Hence the somewhat cryptic tweet a few days ago, inferring UDAR, Mr Klitshcko etc., would need to act – 140 characters is simply not enough for the tale above.
Anyway, those around Messrs Yaroshchenko and Ishchenko did indeed act – the very next day.
Not only has the SBU been tasked with investigating the matter personally by both President Poroshenko and SBU chief, Vitaly Klitshcko has made it clear to Mr Ishchenko that if there is a case, he is expected to resign his RADA seat – and has received such an assurance that a resignation will be forthcoming.
It appears in this particular case, being a very close business associate of the man who finances UDAR, Mr Klitschko and stands behind the President and SBU Chief, will not save Mr Yaroshchenko from criminal proceedings – nor will it save Mr Ishchenko from losing his UDAR Deputy’s seat, a party financier or not.
The powers that currently be have been swift to go after two of their own.
How this event will effect the internal workings of UDAR – for Mr Ishchenko will obviously have many friends amongst UDAR – remains to be seen.
It is rather depressing that there are those actively seeking to create new nefarious schemes from within the ranks of a fairly unsullied political party – fairly unsullied because it has not had the time to fully sully itself thus far.
More broadly though, the leadership response also raises the issue for many amongst the corrupted, that if this is how those behind the president are dealt with, how much faith can those who are not behind him have when manipulating the system to create corrupt mechanisms and get away with it?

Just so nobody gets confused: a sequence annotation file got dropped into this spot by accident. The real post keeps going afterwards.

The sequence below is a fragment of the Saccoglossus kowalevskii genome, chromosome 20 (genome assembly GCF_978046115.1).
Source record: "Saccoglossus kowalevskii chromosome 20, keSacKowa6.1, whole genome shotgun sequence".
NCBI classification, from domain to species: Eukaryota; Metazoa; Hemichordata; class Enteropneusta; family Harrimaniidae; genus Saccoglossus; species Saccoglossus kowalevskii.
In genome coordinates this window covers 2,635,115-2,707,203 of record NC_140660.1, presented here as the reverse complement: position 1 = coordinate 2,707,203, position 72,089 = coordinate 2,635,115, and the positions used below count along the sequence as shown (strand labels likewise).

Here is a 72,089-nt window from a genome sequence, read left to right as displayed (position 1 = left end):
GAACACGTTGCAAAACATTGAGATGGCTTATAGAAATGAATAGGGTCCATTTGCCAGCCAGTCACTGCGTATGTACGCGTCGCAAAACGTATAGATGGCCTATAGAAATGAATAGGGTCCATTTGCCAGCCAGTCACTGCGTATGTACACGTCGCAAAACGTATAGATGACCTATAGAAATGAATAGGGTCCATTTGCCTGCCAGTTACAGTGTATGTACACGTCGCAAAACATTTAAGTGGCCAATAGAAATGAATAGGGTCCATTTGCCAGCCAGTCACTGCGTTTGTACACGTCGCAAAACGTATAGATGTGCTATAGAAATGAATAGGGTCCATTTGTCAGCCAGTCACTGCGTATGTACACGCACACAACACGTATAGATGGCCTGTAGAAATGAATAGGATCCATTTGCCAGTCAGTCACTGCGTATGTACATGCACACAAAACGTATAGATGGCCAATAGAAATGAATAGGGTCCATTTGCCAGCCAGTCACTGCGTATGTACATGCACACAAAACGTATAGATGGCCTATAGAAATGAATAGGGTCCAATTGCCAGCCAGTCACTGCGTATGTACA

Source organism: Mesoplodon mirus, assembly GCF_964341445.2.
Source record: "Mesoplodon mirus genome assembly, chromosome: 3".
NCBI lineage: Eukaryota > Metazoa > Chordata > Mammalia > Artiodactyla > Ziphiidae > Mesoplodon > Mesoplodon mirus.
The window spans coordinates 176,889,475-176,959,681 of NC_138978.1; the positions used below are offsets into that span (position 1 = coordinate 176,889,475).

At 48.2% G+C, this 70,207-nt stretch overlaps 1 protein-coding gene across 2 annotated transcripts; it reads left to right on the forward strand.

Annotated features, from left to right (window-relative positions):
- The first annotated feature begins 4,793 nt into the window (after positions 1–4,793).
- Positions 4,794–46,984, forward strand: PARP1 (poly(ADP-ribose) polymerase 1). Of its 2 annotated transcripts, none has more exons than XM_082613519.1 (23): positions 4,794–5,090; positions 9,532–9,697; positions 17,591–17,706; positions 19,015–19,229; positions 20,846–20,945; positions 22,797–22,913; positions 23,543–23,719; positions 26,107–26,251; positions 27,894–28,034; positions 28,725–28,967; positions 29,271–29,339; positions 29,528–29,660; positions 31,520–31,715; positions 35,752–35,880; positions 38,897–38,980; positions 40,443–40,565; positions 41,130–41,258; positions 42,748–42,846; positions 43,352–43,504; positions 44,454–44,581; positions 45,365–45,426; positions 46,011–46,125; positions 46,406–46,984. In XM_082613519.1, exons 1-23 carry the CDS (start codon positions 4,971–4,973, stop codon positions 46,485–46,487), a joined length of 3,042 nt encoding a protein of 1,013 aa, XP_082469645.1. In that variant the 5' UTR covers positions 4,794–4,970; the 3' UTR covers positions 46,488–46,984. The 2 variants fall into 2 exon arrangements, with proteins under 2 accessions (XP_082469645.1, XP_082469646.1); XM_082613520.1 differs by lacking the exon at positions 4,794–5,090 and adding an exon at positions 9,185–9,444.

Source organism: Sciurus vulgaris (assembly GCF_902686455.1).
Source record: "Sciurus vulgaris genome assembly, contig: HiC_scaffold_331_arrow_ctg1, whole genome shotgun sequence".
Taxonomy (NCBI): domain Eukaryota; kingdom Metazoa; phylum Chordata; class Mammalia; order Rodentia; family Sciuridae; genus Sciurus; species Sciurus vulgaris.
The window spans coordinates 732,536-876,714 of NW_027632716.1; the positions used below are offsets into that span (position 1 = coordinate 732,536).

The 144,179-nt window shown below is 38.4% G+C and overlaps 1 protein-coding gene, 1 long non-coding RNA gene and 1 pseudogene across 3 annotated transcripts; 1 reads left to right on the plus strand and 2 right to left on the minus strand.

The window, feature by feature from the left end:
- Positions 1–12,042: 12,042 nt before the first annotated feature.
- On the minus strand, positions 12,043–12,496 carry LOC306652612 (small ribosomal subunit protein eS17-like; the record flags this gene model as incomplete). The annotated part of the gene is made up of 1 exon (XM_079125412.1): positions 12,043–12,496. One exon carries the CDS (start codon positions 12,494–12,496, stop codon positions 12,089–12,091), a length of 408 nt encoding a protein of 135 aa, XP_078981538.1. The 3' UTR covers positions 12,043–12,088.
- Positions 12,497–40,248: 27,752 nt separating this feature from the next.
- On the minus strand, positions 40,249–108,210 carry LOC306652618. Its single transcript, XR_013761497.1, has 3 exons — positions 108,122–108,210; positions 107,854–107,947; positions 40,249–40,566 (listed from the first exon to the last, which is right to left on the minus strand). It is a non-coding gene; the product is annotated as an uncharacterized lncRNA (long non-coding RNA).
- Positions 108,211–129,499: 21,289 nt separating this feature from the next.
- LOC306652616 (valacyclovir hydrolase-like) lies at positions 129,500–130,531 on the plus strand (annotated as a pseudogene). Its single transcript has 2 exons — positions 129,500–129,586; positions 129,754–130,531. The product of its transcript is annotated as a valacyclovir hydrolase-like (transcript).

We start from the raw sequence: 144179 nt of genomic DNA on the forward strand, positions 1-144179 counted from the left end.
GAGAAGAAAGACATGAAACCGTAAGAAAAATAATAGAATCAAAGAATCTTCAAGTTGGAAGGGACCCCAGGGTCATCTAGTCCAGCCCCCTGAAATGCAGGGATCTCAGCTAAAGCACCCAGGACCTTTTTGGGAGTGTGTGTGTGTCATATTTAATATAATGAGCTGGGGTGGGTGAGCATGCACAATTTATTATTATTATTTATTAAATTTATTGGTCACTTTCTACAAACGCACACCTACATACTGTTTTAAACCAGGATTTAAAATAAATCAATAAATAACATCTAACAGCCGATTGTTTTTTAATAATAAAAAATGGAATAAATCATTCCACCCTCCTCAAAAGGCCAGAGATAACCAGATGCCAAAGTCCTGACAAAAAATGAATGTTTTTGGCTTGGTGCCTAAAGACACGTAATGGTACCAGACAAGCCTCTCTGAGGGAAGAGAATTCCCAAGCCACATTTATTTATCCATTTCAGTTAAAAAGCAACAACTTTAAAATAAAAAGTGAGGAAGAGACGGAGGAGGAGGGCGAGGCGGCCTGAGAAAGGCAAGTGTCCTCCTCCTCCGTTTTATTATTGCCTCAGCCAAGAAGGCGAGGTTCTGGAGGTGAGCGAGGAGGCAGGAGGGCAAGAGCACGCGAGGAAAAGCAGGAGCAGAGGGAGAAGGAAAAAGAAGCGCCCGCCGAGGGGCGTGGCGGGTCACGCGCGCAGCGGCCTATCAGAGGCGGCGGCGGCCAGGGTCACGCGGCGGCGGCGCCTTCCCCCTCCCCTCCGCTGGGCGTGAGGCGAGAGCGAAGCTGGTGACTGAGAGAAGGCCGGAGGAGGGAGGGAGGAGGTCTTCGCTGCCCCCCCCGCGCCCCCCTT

Another question therefore, if those engaged in new or on-going corrupt acts are to be rightly dealt with this way – what do you do with those who have engaged in corruption historically? How far back do you go? What level of corruption do you tackle and what do you leave alone?
Probably the most sensible answer is to go after the most serious national corruption and (also some) high profile cases – if the two are not naturally combined. Add to that instructions to regional PGOs to go after half a dozen notable cases in each Oblast, and one hundred or so cases that will get the attention of the public across every part of the nation appear.
A case load the regional courts can cope with and that can also be observed by international observers, media and civil society for reasons of transparency and diligence to due process presents itself. Perhaps wishful thinking – or perhaps a similar suggestion will emerge from the Presidential Administration over the coming months.
However the issue will be dealt with in the future, the response to this particular event, in comparison to how matters would have been handled under all previous administrations, is something of a bright spark in an otherwise historically very dark place.
But it remains a single event.
It may be the first event in what becomes a trend – or it may not. Such a trend may become the norm – or it may not.
That a single event garnering such a response can momentarily be seen as a spark so bright, sadly illustrates what a dark place certain parts of Ukrainian life are – but everything has to start somewhere.
The question is whether this is indeed a start of something notable, or whether it is a single spark that will soon be smothered and forgotten.